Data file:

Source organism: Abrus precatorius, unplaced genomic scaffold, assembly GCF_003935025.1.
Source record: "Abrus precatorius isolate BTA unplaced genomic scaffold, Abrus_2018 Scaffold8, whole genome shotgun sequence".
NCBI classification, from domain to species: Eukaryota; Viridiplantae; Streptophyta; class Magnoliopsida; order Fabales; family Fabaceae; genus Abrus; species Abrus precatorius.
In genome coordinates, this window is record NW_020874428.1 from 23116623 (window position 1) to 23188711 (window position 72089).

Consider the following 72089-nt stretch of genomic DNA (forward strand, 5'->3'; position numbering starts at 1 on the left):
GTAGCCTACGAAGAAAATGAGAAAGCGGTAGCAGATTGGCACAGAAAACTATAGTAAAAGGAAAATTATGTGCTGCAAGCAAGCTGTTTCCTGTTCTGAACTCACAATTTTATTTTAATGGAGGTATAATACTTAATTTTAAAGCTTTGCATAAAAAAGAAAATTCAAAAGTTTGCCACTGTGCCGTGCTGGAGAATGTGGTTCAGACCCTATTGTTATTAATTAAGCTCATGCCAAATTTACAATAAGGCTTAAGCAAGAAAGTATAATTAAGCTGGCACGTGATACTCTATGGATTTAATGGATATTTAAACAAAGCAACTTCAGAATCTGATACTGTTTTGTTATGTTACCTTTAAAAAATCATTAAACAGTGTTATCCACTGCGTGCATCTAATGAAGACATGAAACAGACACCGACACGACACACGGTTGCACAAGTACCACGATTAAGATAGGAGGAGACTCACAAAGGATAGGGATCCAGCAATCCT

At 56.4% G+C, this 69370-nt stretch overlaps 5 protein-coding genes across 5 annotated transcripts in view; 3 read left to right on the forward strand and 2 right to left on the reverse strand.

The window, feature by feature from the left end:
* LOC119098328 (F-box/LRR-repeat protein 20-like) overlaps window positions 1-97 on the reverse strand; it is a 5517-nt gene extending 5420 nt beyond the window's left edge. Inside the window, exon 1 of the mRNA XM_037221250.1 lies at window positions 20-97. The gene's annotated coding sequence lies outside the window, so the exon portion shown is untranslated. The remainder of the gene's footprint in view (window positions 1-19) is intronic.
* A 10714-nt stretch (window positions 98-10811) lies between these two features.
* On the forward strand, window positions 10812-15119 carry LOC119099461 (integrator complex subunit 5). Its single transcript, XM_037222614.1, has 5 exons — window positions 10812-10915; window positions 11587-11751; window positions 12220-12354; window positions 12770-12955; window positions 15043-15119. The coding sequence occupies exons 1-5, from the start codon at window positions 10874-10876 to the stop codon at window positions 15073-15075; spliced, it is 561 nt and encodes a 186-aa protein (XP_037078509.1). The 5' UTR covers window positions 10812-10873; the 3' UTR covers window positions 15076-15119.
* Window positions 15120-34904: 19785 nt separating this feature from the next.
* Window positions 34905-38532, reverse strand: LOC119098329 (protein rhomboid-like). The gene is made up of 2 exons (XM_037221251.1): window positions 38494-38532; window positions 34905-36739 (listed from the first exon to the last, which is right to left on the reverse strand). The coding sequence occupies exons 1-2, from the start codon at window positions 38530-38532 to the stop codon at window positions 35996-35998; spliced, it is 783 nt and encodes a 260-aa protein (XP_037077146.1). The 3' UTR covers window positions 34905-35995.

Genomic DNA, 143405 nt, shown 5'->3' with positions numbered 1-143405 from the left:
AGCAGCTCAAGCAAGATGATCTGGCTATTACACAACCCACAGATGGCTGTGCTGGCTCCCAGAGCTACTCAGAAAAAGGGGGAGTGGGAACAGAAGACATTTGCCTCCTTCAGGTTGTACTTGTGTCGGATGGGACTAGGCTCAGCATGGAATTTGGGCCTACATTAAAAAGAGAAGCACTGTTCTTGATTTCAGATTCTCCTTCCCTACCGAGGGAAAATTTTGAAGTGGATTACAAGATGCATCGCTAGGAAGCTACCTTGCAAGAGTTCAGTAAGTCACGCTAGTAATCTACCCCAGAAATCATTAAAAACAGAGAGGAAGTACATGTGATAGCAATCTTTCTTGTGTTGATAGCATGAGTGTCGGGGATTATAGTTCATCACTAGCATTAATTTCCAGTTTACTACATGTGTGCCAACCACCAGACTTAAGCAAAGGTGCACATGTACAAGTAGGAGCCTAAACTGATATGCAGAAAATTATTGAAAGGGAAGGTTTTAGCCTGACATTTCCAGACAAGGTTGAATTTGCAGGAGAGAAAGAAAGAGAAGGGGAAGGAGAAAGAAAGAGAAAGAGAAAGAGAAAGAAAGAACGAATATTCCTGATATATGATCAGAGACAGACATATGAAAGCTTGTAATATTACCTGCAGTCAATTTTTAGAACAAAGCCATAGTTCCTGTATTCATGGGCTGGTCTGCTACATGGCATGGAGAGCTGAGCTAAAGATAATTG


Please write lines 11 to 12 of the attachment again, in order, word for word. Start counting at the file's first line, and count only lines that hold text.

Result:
* On the forward strand, window positions 10812-15119 carry LOC119099461 (integrator complex subunit 5). Its single transcript, XM_037222614.1, has 5 exons — window positions 10812-10915; window positions 11587-11751; window positions 12220-12354; window positions 12770-12955; window positions 15043-15119. The coding sequence occupies exons 1-5, from the start codon at window positions 10874-10876 to the stop codon at window positions 15073-15075; spliced, it is 561 nt and encodes a 186-aa protein (XP_037078509.1). The 5' UTR covers window positions 10812-10873; the 3' UTR covers window positions 15076-15119.
* Window positions 15120-34904: 19785 nt separating this feature from the next.